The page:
Opposition grows to garbage disposal ban

March 16, 2008 9:00:00 PM PDT
If your garbage disposal breaks in Raleigh, replacing it could cost you thousands of dollars in fines.

Flip the switch and send it down the drain, but use your disposal sparingly because if it breaks in Raleigh, you can't replace it unless you want to break the law.

The controversial ban, effective Monday, March 17th, means no new garbage disposals are allowed. It's the only prohibition like it nationwide, city leaders say. Mayors in some of the other towns affected by it, including Wake Forest, Knightdale, Garner, Rolesville, Wendell and Zebulon, are not happy about the ban or the way the Raleigh City Council went about adopting it. The ban passed in a 7-0 vote with little discussion. One council member, Philip Isley, was not present for the vote.

"I've heard the the word dictatorship used, a lot of people in Garner are using it," said Garner Mayor Ronnie Williams. "They even refer to it as a 'big brother' mentality."

But Raleigh Public Utilities officials say the ban is needed to help the sewer system. They say too many people are putting the wrong things in their disposals.

There were 48 large sewer spill overflows in Raleigh last year, 21 of them caused by grease blockages. Utilities officials say at least 12 of those happened in areas where that are entirely residential, implying the blockages came purely from activity by homeowners.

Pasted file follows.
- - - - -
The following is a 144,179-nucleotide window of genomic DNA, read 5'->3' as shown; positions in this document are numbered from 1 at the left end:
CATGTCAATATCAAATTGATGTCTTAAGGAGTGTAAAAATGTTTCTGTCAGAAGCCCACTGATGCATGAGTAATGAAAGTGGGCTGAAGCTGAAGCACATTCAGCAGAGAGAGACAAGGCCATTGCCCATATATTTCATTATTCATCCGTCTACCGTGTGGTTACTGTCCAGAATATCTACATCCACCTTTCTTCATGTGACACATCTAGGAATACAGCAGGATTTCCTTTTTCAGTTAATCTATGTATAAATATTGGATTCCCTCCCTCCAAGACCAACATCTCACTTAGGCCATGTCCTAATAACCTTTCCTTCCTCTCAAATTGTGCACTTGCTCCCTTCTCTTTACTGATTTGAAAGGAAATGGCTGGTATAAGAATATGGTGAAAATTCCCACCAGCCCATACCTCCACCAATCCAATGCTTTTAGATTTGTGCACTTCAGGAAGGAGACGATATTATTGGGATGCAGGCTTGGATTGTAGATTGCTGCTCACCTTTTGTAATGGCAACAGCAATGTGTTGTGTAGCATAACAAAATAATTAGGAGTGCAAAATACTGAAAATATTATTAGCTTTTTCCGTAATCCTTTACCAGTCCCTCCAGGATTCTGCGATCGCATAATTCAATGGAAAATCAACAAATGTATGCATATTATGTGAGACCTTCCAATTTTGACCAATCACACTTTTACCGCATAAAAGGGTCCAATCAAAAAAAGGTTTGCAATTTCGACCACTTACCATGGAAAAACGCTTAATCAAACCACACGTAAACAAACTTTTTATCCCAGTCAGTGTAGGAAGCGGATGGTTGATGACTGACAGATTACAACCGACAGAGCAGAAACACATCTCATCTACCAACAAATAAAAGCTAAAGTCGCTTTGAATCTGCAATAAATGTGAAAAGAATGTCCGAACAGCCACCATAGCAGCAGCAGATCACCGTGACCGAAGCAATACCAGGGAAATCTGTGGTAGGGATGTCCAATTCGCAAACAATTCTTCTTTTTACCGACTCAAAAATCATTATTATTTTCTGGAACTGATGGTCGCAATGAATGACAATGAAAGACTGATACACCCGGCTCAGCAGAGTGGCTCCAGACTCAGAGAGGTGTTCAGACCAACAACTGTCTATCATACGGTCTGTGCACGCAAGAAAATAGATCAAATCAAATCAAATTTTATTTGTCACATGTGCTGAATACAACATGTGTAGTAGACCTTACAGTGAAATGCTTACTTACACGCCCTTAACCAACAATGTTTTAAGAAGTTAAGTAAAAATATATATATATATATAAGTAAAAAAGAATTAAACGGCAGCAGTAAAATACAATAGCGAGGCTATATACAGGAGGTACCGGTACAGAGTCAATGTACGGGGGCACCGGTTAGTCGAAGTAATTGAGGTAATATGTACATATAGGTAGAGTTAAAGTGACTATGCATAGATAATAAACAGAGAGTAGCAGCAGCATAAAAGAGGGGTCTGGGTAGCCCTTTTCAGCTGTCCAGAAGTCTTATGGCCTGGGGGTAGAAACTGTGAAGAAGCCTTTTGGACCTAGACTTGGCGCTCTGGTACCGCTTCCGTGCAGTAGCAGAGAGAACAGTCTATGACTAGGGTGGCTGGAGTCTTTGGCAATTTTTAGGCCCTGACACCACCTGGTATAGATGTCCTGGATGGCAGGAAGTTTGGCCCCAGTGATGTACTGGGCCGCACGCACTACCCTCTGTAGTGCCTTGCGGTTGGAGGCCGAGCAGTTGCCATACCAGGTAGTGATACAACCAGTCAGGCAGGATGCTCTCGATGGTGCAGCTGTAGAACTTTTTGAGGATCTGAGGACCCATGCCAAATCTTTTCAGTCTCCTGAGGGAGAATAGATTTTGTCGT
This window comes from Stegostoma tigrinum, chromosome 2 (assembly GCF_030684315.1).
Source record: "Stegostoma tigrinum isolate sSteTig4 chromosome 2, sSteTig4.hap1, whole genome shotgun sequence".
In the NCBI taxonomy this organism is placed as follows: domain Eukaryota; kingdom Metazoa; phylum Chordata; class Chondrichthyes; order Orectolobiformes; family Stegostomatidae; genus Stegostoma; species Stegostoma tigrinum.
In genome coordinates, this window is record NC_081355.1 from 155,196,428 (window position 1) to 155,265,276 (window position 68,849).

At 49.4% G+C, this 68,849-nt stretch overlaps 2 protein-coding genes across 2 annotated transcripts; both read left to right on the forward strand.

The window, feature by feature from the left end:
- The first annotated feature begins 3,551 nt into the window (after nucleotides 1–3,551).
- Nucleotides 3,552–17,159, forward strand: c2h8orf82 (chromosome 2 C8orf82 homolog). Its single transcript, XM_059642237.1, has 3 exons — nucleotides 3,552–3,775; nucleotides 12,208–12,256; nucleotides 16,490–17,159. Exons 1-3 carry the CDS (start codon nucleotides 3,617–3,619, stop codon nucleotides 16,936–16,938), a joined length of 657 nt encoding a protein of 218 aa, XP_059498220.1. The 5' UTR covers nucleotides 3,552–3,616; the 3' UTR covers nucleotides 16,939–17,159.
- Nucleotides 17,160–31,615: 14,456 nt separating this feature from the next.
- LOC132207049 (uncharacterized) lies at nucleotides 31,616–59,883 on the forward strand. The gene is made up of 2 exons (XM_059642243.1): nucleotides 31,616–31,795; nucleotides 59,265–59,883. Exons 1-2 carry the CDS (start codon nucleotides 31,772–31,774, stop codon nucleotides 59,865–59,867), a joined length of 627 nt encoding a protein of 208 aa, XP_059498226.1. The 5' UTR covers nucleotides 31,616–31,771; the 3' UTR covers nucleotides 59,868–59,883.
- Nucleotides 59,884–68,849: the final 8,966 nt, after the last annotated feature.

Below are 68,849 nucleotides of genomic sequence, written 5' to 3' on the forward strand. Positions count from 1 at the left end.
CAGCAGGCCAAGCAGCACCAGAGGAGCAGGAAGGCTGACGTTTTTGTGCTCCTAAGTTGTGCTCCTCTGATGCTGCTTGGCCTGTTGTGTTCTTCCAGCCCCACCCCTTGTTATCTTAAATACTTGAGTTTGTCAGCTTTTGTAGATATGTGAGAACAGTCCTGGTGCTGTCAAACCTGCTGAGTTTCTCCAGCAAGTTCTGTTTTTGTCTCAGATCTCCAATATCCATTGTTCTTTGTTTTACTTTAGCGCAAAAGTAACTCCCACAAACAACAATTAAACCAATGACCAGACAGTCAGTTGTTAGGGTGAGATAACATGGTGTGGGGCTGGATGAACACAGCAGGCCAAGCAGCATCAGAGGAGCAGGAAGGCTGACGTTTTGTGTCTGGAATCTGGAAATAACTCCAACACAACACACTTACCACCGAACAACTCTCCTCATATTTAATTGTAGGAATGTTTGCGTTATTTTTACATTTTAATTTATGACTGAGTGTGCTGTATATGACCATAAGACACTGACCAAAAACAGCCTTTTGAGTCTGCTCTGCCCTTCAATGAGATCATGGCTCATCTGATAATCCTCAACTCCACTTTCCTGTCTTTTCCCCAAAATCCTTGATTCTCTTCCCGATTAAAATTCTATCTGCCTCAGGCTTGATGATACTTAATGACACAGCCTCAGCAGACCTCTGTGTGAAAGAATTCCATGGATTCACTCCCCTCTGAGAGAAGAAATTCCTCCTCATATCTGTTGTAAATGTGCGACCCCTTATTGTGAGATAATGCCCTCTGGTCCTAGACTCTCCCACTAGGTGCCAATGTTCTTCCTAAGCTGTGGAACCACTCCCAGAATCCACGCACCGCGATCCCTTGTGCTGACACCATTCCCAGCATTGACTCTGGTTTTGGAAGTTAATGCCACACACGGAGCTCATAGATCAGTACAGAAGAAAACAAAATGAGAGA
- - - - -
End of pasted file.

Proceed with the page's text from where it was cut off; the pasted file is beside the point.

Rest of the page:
Violators of the ban could face up to $25,000, but the mayor says that is extremely unlikely.

"The enforcement here is very soft," said Raleigh Mayor Charles Meeker. "It really is warnings, or asking people to revise their plans, there aren't fines or anything like that being put out."

That makes some wonder why there's a need for the ban in the first place.

"If we're not gonna enforce our ordinances, why have it?" asked City Councilman Isley.

If anyone is caught, it will likely be before building new homes and businesses. Construction permits won't be approved if they include garbage disposals.

As for retailers -- they can still sell the devices, but they might advise against you buying them.

"They'll do their part to let the customers know when they come into buy these that they're banned if they're customers of Raleigh," said Public Utilities Director Dale Crisp.

Isley said he will bring up the issue at the City Council meeting on Tuesday. He said he hopes the ban will be put on hold and referred to a committee for more consideration. But he concedes the ban will likely stay in place.


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